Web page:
By Douglas Fehlen
Reform = Contention
It's difficult for any reasonable person to attack the idea of creating better schools. The U.S. is heavily built upon the idea of opportunity, and most would agree that children deserve the finest possible education. What seems increasingly uncertain, however, is the best way for schools to leave no child left behind.
On one side of the reform debate, very smart and deeply caring individuals argue that to improve schools, it is necessary to hold all of them accountable. Because all schools must be measured, the use of objective, universal assessments is needed. Standardized tests, heavily emphasized in NCLB legislation, continue to be the primary measures by which schools are judged - a fact reformers like. Advocates of reform are also strong supporters of private charter schools, which often siphon students away from underperforming schools. And education reformers also believe in merit-based teacher pay as well as policies that allow for the more expedient dismissal of educators who aren't making gains with students.
On the other side of the reform debate, very smart and deeply caring individuals argue that current education initiatives are not improving schools, but disabling them. First, they are skeptical that standardized tests are the best method by which to gauge learning and eschew the notion that student scores are a meaningful reflection of teacher performance. They observe that many schools labeled as 'failing' are in urban areas affected by crippling poverty and a high number of students who are learning English. To these critics, redirecting funds to charter schools is only further exacerbating problems at already overcrowded public schools. They see the logical extension of current reforms the dismantling of the public education system as we know it.
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Entrenched in Reform
It has been an eventful year in the world of school reform. In many cases, pet initiatives of the movement have been advanced forward. For example, President Obama's proposed budget provides full funding for Race to the Top, a program that gives schools instituting reforms the opportunity to compete for grants. Among the school practices rewarded by Race to the Top funds are policies that allow schools to fire teachers of students with low test scores. Additionally, legislative skirmishes in state capitols across the country have been successful in reducing the rights and powers of teachers unions. Many reformers suggest this is a step in the right direction as unions are seen by them to protect 'bad' teachers.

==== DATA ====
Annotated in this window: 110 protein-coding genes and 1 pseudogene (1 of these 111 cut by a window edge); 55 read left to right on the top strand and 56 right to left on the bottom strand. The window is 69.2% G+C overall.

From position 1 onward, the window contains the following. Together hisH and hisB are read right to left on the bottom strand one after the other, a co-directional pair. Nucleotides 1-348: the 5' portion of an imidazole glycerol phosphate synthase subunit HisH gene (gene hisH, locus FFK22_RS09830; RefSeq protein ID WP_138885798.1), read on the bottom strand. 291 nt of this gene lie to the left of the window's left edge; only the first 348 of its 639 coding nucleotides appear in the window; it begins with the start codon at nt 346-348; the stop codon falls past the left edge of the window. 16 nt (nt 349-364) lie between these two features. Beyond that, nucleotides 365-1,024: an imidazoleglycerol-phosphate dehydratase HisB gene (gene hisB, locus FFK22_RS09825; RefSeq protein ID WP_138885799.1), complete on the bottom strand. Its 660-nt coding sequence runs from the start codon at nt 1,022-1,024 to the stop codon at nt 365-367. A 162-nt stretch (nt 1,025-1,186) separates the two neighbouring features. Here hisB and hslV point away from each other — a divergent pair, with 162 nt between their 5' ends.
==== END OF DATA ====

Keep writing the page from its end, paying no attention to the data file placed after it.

However, in other ways the year has been rocky for many in the reform movement. Former chancellor of Washington, D.C., schools Michelle Rhee, who many identify as the face of the reform movement, has been accused of doctoring student test scores to make it appear her policies were more effective than they were. In New York City, Cathie Black was forced to resign after only a few months as chancellor of the public schools. Black had no education background but was brought on by Mayor Bloomberg based on her executive experience. The intent was for her to run the schools more like a business, an arrangement that many reformers champion.
While there may have been public relations setbacks for the reform movement, the fact remains that many in positions of power are all-in on supporting its policies. President Obama and Education Secretary Arne Duncan recently called for revisions to Child Left Behind, but rather than representing an overhaul of the law, alterations are likely to be cosmetic. At this point, even greater emphasis on the use of test scores to gauge teacher accountability is expected, which will make reformers happy. As a result, the immediate future in education may look like a lot like the past few years: More government money moved from public schools to private charters, more standardized testing and more widespread test-score based teacher evaluation systems.
Want to read more about education reform? Dr. Charles Kerchner has a lot of insight on improving schools.